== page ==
12 July 2020
Eamonn Butler
Director and co-founder of the Adam Smith Institute
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Part 7: The perverse incentives of taxes
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Tax eats into income – the rewards of work. It makes it less worthwhile for people to earn, save and accumulate the capital goods that will raise productivity and generate wealth for the whole community.

Taxes on these things have the economically and morally debilitating effect of promoting idleness and indebtedness – which may explain some of our present predicament.

There is a strong argument that people who create things should enjoy the fruits of their creativity. It is, after all, their labour and ingenuity that produces those fruits. People have a right to use their natural talents freely and without others impeding them, as taxation surely does. Tax stifles people’s creativity, which harms us all.

Inheritance taxes also discourage saving and capital accumulation. It is also at odds with our basic ethical programming – since the drive to provide for one’s friends and family, and in particular one’s children, is a strong human instinct. The tax hits families at the very worst time of their lives – after bereavement. It encourages people to rearrange their affairs to avoid it; with the unfortunate result that their assets are likely to produce less than they might, making them and their families worse off. Hardly a just tax.

Precisely because of these perverse effects on creativity and productivity, high-tax countries grow more slowly than low-tax countries. They export less and create fewer jobs. That is bad news for the millions of individuals whose prosperity is directly diminished. But not only that, they also harm anyone who depends on government and charitable support, because a less wealthy public has less to spend on such causes.


Is taxation theft? Some people say so, but the term is loaded and therefore perhaps best avoided. Unlike theft, taxation is usually imposed only by the decision of a majority, after public debate, and for public rather than private purposes.

Nevertheless, if two strong people took money from a third by force and spent it on themselves, we would certainly call it theft. If 51 per cent take money by force from the other 49 per cent and spend it as they think fit, is there really such a big difference?

But such name-calling is hardly necessary. As we have seen in this series, high taxes are plainly not moral, or generous, or the hallmark of a humane society. On the contrary, they are coercive, they undermine personal morality and responsibility, they diminish prosperity and crowd out charity, they are divisive and inefficient, they reward power and discourage creativity and they turn both people and governments into cheats. The moral case against them, in other words, is quite strong enough.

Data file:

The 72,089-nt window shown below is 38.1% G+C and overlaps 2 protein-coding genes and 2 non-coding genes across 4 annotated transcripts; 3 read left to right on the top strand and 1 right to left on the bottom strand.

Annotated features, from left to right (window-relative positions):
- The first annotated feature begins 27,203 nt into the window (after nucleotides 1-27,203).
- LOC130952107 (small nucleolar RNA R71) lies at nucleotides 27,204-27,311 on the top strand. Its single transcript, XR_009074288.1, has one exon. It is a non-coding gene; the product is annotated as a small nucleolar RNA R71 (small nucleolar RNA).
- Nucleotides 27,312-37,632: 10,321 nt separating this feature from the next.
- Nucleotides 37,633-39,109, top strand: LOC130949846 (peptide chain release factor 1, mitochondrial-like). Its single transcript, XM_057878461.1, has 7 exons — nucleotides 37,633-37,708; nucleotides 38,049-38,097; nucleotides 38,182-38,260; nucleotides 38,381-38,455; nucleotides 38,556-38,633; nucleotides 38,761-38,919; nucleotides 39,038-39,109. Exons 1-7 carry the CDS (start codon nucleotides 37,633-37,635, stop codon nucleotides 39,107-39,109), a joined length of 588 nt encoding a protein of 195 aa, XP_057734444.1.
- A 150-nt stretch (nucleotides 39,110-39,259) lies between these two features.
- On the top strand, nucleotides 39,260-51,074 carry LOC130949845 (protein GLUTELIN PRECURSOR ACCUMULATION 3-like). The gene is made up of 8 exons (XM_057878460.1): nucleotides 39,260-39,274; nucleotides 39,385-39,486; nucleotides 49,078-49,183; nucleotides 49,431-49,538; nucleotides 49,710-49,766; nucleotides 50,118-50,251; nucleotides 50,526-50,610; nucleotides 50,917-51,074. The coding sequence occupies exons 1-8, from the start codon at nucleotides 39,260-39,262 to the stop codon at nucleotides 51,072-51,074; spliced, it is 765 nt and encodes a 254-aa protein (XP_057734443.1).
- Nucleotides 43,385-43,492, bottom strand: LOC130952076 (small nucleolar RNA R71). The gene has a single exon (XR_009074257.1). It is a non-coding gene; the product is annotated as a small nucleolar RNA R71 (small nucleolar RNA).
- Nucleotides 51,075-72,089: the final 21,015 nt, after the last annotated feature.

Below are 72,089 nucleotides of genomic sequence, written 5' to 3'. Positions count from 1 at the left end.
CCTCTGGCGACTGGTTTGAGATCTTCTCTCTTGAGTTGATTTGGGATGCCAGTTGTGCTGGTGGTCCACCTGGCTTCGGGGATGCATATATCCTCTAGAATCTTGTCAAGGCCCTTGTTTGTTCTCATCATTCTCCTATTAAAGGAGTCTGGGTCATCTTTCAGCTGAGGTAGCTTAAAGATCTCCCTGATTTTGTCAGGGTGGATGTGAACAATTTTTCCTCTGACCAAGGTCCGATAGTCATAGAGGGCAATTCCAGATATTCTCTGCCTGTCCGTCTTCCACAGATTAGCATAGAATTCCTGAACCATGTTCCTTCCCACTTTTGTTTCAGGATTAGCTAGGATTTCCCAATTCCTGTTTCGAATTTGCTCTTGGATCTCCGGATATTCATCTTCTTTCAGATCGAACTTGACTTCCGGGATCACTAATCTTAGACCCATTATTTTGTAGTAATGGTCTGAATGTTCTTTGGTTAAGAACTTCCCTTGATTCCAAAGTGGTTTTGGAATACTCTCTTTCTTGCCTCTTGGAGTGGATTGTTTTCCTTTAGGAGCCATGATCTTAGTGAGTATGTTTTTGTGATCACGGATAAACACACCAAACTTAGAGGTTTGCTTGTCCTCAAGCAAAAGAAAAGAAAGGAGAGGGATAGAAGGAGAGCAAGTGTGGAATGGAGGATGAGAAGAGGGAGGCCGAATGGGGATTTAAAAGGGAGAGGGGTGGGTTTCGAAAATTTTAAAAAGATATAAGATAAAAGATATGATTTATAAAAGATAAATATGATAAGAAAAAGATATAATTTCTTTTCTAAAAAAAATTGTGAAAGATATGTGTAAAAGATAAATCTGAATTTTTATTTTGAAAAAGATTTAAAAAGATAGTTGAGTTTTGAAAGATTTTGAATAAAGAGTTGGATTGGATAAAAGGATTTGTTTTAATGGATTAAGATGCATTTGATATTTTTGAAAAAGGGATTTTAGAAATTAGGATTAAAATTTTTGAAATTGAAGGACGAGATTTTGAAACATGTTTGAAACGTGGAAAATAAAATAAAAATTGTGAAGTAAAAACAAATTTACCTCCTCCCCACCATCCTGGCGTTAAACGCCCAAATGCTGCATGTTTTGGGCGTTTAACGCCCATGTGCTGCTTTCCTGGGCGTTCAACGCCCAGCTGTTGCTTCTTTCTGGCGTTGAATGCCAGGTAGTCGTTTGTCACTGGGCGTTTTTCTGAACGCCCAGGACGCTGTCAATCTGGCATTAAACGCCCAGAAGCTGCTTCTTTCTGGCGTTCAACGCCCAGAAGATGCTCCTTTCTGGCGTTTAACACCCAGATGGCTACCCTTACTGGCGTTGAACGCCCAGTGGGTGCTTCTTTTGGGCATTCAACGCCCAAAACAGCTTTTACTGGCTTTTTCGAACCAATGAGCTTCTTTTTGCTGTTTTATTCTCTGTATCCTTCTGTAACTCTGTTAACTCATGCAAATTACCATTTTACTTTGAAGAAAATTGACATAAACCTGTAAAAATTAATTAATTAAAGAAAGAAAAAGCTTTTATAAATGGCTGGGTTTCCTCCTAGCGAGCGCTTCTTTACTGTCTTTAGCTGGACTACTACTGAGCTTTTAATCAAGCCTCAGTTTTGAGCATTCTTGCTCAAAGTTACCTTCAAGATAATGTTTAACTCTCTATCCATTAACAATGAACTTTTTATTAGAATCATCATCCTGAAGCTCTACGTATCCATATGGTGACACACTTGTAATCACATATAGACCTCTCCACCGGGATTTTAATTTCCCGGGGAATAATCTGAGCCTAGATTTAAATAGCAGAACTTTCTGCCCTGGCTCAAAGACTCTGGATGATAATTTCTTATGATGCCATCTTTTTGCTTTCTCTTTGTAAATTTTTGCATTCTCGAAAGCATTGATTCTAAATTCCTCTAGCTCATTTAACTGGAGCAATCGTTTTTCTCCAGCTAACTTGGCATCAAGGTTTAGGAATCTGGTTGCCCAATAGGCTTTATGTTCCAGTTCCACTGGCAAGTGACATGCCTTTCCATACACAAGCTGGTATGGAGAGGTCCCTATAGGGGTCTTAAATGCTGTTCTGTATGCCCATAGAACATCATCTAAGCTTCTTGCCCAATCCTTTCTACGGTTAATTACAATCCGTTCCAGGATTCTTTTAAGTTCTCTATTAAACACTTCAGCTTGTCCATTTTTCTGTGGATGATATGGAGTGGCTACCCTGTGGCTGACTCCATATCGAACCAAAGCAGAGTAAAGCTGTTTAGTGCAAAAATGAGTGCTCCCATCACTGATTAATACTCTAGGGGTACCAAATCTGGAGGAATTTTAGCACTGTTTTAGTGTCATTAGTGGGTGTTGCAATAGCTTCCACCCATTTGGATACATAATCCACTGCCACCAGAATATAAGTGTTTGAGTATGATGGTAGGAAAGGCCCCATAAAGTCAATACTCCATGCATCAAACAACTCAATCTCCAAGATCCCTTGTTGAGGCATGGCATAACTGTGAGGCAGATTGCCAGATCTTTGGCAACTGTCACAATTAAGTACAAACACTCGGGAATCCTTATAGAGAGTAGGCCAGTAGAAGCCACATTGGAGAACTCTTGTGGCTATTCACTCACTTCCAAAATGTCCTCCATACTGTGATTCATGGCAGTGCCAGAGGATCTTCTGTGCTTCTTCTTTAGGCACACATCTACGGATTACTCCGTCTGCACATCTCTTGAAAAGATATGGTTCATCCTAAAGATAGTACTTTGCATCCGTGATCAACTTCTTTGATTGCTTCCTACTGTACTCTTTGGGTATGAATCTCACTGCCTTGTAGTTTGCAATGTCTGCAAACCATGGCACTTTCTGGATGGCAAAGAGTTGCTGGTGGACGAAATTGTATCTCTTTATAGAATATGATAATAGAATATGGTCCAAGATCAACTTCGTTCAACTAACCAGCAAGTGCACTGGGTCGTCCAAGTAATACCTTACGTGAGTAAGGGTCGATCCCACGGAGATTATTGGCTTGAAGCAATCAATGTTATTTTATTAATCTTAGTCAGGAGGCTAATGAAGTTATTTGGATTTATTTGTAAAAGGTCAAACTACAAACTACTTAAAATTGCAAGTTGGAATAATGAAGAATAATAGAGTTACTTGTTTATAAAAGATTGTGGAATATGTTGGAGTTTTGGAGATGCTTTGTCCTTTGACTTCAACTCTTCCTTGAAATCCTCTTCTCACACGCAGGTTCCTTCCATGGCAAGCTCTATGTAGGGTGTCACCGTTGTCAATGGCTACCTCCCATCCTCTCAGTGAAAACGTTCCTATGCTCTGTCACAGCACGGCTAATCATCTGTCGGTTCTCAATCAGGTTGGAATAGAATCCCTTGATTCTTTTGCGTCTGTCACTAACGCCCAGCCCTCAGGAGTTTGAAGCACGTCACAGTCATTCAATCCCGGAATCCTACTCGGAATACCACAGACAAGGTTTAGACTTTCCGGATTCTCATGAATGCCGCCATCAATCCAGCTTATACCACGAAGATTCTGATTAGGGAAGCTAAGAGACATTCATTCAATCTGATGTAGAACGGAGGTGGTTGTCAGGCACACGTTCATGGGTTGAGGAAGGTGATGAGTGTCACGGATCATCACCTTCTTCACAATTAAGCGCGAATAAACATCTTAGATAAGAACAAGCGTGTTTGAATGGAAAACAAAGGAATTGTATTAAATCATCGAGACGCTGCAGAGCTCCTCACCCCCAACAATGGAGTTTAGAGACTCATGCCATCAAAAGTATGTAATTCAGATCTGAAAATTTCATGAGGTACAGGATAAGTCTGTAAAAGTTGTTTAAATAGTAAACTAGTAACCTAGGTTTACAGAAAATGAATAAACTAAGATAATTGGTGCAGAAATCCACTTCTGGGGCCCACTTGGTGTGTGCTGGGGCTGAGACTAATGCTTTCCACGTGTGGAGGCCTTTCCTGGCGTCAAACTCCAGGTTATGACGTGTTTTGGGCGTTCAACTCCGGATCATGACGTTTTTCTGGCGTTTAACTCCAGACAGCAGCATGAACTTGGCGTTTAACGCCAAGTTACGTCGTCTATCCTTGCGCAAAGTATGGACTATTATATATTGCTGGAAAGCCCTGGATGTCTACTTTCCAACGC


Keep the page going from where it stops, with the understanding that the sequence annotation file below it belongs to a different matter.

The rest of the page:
Eamonn Butler is director of the Adam Smith Institute and has a PhD in Moral Philosophy from the University of St Andrews in Scotland.

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Don Fillebrown
June 5, 2012
Last I looked, the money I see is printed by the Government of the United States. You can use it to create wealth, but ultimately that money and the wealth created belongs equally to "We the People" who make up the backbone of the country and the economy. "We the People" created this government and the economy that resulted, and as you say "There is a strong argument that people who create things should enjoy the fruits of their creativity." Without taxes, the economy, military, society, and all the things that make up the fabric within which you derive your profits would collapse. Low taxes are just as immoral as high taxes. Bottom line is this: If corporations wont risk the half trillion in reserves they are sitting on to create jobs, then the government is required to take the money back and create the jobs themselves.
Trey Garrison
June 6, 2012
Don, I'm not really sure that you have your facts in order. The Federal Reserve, which is not a part of the US government, prints money. It is not on loan to private individuals or individuals acting in unison by way of a company or corporation. Wealth has to be created before it can be taxed and seized. Even if that were not the case, what you describe is drawing a blank moral and monetary check on every citizen. Corporations aren't "sitting on" trillions of dollars, and what they do have is by right theirs to invest as they see fit to profit their shareholders. Wealth is created by means of voluntary exchange, not government fiat. It belongs to those who create it, not "We the People." Taking into account these facts, what suggestions would you have for a better economic climate to encourage more economic (and thus job) growth?
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